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How Often Should a Business Back up Its Data?

Far beyond any costs associated with a warehouse filled with your products or the equipment you use, your data is now most likely the single most valuable asset your company possesses. That’s why it’s so sobering to realize what you could lose when you consider how many ways data loss can occur.

Hardware fails, power outages occur, cyber threats are increasingly sophisticated, and natural disasters don’t care whether or not you have an emergency preparedness plan that includes backing up your data. What’s more: Everything from human error to insider threats can leave your business crippled if you focus only on putting up firewalls to protect against external threats. And none of this even takes into consideration the outright loss of sensitive business data due to the theft of equipment. The FBI estimates that 97 percent of stolen computers won’t ever be recovered — let alone the data on them.

What’s clear is that any company can be affected by data loss. In fact, according to Small Business Trends, approximately 140,000 hard drives fail each week in the United States alone. In addition, it’s estimated that 58 percent of small- to medium-sized businesses are not prepared for a loss of data. And even worse, 60 percent of companies that suffer data loss are forced into closing down within six months.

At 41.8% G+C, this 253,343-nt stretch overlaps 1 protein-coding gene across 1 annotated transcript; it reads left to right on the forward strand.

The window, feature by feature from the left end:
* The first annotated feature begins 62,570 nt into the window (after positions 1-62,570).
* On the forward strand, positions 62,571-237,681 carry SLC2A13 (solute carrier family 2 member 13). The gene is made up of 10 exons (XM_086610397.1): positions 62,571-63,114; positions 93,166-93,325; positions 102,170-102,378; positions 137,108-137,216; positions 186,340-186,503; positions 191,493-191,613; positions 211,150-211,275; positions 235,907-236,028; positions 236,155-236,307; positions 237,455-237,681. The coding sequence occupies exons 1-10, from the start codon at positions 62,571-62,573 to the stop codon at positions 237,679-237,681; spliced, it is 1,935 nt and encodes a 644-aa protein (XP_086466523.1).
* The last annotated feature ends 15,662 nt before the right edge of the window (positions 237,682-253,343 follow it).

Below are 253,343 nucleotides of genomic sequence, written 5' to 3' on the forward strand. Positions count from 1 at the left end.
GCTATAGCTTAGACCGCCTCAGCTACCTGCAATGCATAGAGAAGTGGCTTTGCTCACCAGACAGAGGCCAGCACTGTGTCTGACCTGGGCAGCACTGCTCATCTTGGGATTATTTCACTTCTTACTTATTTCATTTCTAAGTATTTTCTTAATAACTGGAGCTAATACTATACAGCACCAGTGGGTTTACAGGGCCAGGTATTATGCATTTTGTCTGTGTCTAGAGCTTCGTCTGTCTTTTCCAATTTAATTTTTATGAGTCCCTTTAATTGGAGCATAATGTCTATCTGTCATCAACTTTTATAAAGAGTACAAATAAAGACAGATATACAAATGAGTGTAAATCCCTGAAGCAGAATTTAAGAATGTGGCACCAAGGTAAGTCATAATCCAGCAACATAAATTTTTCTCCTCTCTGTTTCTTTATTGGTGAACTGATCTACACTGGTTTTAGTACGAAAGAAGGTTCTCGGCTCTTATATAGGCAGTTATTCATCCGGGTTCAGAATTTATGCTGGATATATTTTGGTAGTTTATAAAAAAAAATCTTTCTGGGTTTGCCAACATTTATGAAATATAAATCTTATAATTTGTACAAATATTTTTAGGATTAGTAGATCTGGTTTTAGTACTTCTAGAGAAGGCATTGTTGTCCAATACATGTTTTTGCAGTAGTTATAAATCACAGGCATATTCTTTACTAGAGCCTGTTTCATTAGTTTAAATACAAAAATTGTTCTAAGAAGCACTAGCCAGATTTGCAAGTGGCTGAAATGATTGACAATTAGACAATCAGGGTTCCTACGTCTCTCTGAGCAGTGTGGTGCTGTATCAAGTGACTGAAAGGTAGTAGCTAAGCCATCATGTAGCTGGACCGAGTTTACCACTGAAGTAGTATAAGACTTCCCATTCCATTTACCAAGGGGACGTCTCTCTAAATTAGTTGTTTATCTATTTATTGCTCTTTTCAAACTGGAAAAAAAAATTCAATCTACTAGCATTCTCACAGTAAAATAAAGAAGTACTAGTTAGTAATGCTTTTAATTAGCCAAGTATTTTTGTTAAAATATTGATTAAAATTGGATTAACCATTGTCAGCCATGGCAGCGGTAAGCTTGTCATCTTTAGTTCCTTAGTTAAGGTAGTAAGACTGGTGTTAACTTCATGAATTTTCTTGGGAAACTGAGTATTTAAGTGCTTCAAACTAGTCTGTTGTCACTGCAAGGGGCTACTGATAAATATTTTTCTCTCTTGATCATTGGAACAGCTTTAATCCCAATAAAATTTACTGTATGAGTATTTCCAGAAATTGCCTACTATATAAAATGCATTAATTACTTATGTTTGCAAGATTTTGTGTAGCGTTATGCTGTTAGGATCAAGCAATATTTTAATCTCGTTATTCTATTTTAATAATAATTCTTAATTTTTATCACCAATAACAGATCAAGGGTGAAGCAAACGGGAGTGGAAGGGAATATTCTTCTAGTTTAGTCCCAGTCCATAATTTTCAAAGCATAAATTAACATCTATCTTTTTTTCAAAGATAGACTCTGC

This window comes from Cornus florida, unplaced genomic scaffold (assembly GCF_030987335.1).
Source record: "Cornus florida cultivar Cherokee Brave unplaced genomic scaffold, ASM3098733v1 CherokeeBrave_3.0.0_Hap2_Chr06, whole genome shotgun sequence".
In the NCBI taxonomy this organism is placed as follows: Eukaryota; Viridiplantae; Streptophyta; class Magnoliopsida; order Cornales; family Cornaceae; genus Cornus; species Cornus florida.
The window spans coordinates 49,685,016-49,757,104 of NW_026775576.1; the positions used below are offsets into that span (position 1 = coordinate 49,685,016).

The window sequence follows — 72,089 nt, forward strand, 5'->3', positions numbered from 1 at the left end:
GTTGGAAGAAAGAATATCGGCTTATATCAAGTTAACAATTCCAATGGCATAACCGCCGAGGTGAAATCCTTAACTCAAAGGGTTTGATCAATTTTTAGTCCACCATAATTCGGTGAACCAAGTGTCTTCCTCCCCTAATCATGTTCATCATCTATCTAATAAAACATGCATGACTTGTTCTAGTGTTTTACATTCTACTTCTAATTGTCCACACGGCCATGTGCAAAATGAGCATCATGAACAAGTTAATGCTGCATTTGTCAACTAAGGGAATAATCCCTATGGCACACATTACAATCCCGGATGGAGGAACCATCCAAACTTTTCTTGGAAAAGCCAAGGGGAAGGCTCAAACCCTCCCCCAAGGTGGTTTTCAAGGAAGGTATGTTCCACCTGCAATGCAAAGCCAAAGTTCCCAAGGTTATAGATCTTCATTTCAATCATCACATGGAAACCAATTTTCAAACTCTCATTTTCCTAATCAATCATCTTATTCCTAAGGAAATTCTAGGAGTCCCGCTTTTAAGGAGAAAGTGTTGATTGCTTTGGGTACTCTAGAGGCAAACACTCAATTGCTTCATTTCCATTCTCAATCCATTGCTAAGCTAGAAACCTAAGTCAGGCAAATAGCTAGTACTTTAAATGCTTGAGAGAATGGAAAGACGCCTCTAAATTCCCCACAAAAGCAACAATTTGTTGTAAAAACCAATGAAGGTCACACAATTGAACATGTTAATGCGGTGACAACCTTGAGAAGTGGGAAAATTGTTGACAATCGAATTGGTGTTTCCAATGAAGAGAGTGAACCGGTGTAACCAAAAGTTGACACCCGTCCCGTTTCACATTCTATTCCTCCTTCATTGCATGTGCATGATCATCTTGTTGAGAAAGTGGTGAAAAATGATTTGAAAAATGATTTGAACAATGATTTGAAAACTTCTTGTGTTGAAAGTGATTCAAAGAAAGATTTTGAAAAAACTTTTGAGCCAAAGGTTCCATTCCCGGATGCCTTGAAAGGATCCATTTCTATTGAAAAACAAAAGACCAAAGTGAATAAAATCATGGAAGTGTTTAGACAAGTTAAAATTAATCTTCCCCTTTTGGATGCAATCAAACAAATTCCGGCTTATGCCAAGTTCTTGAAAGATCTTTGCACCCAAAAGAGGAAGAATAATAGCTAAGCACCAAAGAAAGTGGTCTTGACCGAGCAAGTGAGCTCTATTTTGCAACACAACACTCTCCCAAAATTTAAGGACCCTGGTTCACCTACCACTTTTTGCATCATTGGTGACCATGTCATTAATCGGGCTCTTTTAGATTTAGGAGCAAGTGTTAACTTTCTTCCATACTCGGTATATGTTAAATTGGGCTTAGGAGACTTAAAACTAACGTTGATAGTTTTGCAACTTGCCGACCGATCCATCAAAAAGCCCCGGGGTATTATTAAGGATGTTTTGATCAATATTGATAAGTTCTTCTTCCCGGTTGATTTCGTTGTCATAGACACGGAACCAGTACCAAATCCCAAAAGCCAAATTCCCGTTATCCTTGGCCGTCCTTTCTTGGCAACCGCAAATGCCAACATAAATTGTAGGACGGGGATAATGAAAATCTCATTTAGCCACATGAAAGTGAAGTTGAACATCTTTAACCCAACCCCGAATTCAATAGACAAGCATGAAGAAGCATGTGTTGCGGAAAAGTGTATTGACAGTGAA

Why Backup Is Important for Business

We collect more and more data every day, and its value is constantly on the rise. That’s why the answer to the question of why businesses need to regularly back up data is as much about security and privacy as it is about protecting your company’s most valuable asset and your ability to survive an accidental or malicious event.

Clearly, data loss can be devastating to your business. To put this threat into perspective, the Ponemon Institute conducted independent research into the costs of data loss. After interviewing more than 2,200 IT professionals from more than 475 companies worldwide, they published the 2018 Cost of a Data Breach Study: Global Overview, which found that the average cost of a data breach was $3.86 million — a 6.4 percent increase over the year before.